Not all casual employees have the option to set their own hours. An employer would likely give hours depending on their busiest times. If you call in an employee to work, you must pay them at least two hours minimum, even if they end up working less.

Casual workers have the option to decline a shift, but if they do so too frequently, the employer may stop offering shifts to them in the future. This is where some workers may experience stress due to the uncertain nature of the work.

As an employer, you should attempt to treat casual employees fairly, understanding the delicate balance between flexibility and security.

Don't simply prevent casual employees from changing shifts and avoid repeatedly taking shifts away from somebody. Even though flexibility is a benefit to all parties, you need to offer flexibility rooted in a sense of stability. 

Additional Pay

Casual workers have the same rights to overtime pay that full-time and part-time workers do whether they put in extra time, work on the weekend, or on public holidays. A casual employee may be paid overtime rates or penalty rates depending on when they work.

Depending on the award or agreement, different overtime rates and penalties for casual employees will apply. For instance, if they work on a public holiday, some employees may be entitled to a total payment of 250% of their hourly rate, including casual loading.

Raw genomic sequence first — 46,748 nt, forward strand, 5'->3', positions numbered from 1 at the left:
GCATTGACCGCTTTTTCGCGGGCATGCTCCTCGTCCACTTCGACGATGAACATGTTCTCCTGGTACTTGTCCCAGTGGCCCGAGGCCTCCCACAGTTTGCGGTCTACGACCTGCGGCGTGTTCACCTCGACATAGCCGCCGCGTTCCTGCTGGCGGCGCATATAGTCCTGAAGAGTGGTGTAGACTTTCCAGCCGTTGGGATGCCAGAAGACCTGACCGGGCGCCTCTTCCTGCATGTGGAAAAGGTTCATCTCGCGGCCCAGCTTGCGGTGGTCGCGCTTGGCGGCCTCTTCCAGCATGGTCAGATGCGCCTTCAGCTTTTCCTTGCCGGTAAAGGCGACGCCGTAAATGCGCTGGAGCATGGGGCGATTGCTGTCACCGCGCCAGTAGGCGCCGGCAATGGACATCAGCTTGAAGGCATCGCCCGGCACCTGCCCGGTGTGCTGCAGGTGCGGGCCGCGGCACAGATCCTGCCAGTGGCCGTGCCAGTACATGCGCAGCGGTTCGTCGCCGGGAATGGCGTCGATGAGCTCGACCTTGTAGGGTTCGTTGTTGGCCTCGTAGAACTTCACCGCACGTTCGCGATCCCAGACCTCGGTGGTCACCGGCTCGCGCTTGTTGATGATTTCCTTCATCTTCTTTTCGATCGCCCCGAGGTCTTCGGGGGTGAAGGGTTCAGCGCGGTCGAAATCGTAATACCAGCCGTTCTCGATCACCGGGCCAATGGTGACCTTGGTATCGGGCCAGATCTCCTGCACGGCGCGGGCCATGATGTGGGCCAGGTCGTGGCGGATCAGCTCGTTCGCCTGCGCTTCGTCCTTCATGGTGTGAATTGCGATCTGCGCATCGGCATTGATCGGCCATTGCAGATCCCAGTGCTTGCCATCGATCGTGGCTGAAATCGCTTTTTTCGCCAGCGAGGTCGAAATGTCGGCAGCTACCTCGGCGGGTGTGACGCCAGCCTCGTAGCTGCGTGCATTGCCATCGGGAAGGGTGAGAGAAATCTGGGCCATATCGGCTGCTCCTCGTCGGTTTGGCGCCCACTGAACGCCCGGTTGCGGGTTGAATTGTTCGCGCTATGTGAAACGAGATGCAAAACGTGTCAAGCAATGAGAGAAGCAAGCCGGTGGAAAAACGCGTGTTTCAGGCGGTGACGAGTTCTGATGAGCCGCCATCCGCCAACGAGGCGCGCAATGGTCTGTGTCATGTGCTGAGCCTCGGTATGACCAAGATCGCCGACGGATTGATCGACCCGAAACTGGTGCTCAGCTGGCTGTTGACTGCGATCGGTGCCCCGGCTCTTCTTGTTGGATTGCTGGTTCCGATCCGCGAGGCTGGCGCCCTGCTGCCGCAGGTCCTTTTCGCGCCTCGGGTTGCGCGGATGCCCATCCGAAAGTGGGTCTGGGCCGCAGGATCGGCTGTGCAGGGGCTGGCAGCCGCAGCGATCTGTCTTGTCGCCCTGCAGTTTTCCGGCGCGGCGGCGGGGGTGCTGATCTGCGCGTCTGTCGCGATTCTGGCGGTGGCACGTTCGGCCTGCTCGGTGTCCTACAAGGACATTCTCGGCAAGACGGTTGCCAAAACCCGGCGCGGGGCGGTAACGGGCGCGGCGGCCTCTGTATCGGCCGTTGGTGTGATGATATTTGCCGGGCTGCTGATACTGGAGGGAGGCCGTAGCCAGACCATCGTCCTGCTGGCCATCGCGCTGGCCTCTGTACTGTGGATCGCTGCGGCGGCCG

Payroll Software from QuickBooks

For every employer, processing payroll can be a challenging undertaking.

However, knowing the details of each payroll component will help you understand the financial situation of your business. Additionally, it can confirm that you continue to comply with all relevant laws.

Throwing casual employees into the mix can seem intimidating as you need to navigate fair payment that may vary from week to week and month to month.

Thankfully, with QuickBooks Payroll powered by Employment Hero, we can take care of the whole process for you automatically. 

No matter the complexity of your payment processes, we ensure compliance and empower employees so that everything goes smoothly. With sophisticated breakdowns and reporting, you can relax as we do the maths and make those reports easily accessible to employees, too.

See how QuickBooks Payroll could work for your business with a free trial today.